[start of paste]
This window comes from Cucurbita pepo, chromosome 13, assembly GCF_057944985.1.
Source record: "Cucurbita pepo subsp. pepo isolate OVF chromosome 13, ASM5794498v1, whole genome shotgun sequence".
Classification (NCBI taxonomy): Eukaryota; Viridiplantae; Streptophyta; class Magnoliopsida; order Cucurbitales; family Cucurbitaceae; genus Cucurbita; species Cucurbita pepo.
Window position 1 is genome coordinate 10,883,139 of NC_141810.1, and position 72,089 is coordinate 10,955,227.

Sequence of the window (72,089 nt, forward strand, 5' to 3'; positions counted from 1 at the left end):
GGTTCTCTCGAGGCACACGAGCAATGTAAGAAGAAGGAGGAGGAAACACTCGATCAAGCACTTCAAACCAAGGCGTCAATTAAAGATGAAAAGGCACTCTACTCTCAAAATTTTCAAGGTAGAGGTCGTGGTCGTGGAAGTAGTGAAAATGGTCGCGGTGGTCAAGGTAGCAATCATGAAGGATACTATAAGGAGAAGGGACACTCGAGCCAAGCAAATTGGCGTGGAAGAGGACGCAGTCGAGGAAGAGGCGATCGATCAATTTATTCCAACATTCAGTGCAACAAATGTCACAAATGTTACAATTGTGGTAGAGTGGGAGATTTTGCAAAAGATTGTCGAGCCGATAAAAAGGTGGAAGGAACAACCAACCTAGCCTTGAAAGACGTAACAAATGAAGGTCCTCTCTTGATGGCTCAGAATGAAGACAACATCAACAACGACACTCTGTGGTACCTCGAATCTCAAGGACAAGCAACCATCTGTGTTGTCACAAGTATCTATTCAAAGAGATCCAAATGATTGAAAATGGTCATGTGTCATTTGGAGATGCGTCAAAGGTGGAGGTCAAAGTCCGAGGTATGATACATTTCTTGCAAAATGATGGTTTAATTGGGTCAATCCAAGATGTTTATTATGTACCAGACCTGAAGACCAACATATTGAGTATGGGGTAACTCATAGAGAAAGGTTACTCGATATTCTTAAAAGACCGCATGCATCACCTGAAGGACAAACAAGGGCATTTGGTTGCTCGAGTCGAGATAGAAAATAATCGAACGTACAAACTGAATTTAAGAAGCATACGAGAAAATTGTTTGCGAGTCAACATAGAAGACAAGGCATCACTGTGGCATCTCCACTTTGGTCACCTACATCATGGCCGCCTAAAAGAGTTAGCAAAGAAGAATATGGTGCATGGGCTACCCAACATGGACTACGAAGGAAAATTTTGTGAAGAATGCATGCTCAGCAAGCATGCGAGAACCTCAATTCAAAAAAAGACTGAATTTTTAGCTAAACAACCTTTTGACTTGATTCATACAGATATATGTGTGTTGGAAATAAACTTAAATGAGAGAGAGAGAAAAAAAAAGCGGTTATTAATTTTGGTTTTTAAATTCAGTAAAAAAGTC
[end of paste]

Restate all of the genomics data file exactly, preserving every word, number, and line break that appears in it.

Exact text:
This window comes from Cucurbita pepo, chromosome 13, assembly GCF_057944985.1.
Source record: "Cucurbita pepo subsp. pepo isolate OVF chromosome 13, ASM5794498v1, whole genome shotgun sequence".
Classification (NCBI taxonomy): Eukaryota; Viridiplantae; Streptophyta; class Magnoliopsida; order Cucurbitales; family Cucurbitaceae; genus Cucurbita; species Cucurbita pepo.
Window position 1 is genome coordinate 10,883,139 of NC_141810.1, and position 72,089 is coordinate 10,955,227.

Sequence of the window (72,089 nt, forward strand, 5' to 3'; positions counted from 1 at the left end):
GGTTCTCTCGAGGCACACGAGCAATGTAAGAAGAAGGAGGAGGAAACACTCGATCAAGCACTTCAAACCAAGGCGTCAATTAAAGATGAAAAGGCACTCTACTCTCAAAATTTTCAAGGTAGAGGTCGTGGTCGTGGAAGTAGTGAAAATGGTCGCGGTGGTCAAGGTAGCAATCATGAAGGATACTATAAGGAGAAGGGACACTCGAGCCAAGCAAATTGGCGTGGAAGAGGACGCAGTCGAGGAAGAGGCGATCGATCAATTTATTCCAACATTCAGTGCAACAAATGTCACAAATGTTACAATTGTGGTAGAGTGGGAGATTTTGCAAAAGATTGTCGAGCCGATAAAAAGGTGGAAGGAACAACCAACCTAGCCTTGAAAGACGTAACAAATGAAGGTCCTCTCTTGATGGCTCAGAATGAAGACAACATCAACAACGACACTCTGTGGTACCTCGAATCTCAAGGACAAGCAACCATCTGTGTTGTCACAAGTATCTATTCAAAGAGATCCAAATGATTGAAAATGGTCATGTGTCATTTGGAGATGCGTCAAAGGTGGAGGTCAAAGTCCGAGGTATGATACATTTCTTGCAAAATGATGGTTTAATTGGGTCAATCCAAGATGTTTATTATGTACCAGACCTGAAGACCAACATATTGAGTATGGGGTAACTCATAGAGAAAGGTTACTCGATATTCTTAAAAGACCGCATGCATCACCTGAAGGACAAACAAGGGCATTTGGTTGCTCGAGTCGAGATAGAAAATAATCGAACGTACAAACTGAATTTAAGAAGCATACGAGAAAATTGTTTGCGAGTCAACATAGAAGACAAGGCATCACTGTGGCATCTCCACTTTGGTCACCTACATCATGGCCGCCTAAAAGAGTTAGCAAAGAAGAATATGGTGCATGGGCTACCCAACATGGACTACGAAGGAAAATTTTGTGAAGAATGCATGCTCAGCAAGCATGCGAGAACCTCAATTCAAAAAAAGACTGAATTTTTAGCTAAACAACCTTTTGACTTGATTCATACAGATATATGTGTGTTGGAAATAAACTTAAATGAGAGAGAGAGAAAAAAAAAGCGGTTATTAATTTTGGTTTTTAAATTCAGTAAAAAAGTC